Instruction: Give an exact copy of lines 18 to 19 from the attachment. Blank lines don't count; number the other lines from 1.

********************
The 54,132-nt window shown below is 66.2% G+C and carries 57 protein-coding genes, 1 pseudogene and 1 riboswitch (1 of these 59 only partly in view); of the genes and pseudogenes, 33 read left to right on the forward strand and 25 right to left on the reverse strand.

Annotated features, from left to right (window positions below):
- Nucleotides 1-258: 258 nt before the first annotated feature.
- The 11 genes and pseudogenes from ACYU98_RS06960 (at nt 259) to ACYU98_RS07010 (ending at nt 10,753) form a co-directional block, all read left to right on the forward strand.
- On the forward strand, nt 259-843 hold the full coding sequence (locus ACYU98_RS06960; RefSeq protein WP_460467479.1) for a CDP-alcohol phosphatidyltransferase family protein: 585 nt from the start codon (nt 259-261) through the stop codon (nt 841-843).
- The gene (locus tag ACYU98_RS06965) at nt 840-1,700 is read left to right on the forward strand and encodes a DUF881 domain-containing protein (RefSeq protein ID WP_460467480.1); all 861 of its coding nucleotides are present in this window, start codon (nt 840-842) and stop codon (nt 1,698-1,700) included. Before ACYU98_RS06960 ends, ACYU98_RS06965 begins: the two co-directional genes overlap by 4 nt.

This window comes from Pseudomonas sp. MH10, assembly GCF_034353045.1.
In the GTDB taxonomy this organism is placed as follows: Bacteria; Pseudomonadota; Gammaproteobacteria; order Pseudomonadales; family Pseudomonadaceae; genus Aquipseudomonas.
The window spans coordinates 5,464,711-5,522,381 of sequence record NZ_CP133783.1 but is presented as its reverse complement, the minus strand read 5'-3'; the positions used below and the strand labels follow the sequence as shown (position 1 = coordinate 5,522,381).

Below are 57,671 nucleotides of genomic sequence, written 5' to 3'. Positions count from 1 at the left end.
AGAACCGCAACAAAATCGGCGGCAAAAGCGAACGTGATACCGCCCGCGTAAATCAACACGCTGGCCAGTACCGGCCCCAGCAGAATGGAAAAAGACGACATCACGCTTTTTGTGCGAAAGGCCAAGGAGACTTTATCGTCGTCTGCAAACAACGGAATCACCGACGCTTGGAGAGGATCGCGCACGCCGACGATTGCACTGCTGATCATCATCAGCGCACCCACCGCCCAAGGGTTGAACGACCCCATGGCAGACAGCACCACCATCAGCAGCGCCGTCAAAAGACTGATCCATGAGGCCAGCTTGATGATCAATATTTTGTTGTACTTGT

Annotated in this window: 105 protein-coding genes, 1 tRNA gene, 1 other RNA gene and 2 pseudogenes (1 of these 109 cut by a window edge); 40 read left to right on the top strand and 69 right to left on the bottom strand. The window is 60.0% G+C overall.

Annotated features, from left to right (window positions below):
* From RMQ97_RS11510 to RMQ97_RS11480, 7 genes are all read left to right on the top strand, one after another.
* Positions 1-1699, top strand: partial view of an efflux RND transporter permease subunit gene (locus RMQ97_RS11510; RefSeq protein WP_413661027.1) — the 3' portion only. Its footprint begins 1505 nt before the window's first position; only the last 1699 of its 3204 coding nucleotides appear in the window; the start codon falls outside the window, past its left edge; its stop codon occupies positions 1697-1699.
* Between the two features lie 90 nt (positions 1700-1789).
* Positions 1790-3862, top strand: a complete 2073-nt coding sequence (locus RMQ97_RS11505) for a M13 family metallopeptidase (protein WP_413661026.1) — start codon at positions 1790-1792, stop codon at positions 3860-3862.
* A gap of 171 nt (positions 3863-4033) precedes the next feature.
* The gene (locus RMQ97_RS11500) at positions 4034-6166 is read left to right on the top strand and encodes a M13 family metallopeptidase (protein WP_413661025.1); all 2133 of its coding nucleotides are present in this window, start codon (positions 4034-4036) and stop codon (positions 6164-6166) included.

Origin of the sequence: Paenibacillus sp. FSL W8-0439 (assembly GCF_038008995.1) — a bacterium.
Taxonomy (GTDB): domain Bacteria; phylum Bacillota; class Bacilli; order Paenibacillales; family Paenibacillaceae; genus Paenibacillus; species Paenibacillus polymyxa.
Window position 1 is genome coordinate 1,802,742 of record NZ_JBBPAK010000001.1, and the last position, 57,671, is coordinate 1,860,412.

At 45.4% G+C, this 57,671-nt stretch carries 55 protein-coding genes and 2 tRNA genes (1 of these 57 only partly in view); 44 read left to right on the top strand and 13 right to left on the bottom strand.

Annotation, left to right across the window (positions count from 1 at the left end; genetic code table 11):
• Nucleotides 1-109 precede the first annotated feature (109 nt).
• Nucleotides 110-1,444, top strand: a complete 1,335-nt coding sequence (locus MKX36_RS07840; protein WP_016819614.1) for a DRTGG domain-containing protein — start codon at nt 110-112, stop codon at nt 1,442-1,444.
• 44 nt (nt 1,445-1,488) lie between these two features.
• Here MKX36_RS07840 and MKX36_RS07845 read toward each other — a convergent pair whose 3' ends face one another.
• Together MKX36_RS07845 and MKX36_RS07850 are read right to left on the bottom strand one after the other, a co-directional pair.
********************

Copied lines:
* A gap of 171 nt (positions 3863-4033) precedes the next feature.
* The gene (locus RMQ97_RS11500) at positions 4034-6166 is read left to right on the top strand and encodes a M13 family metallopeptidase (protein WP_413661025.1); all 2133 of its coding nucleotides are present in this window, start codon (positions 4034-4036) and stop codon (positions 6164-6166) included.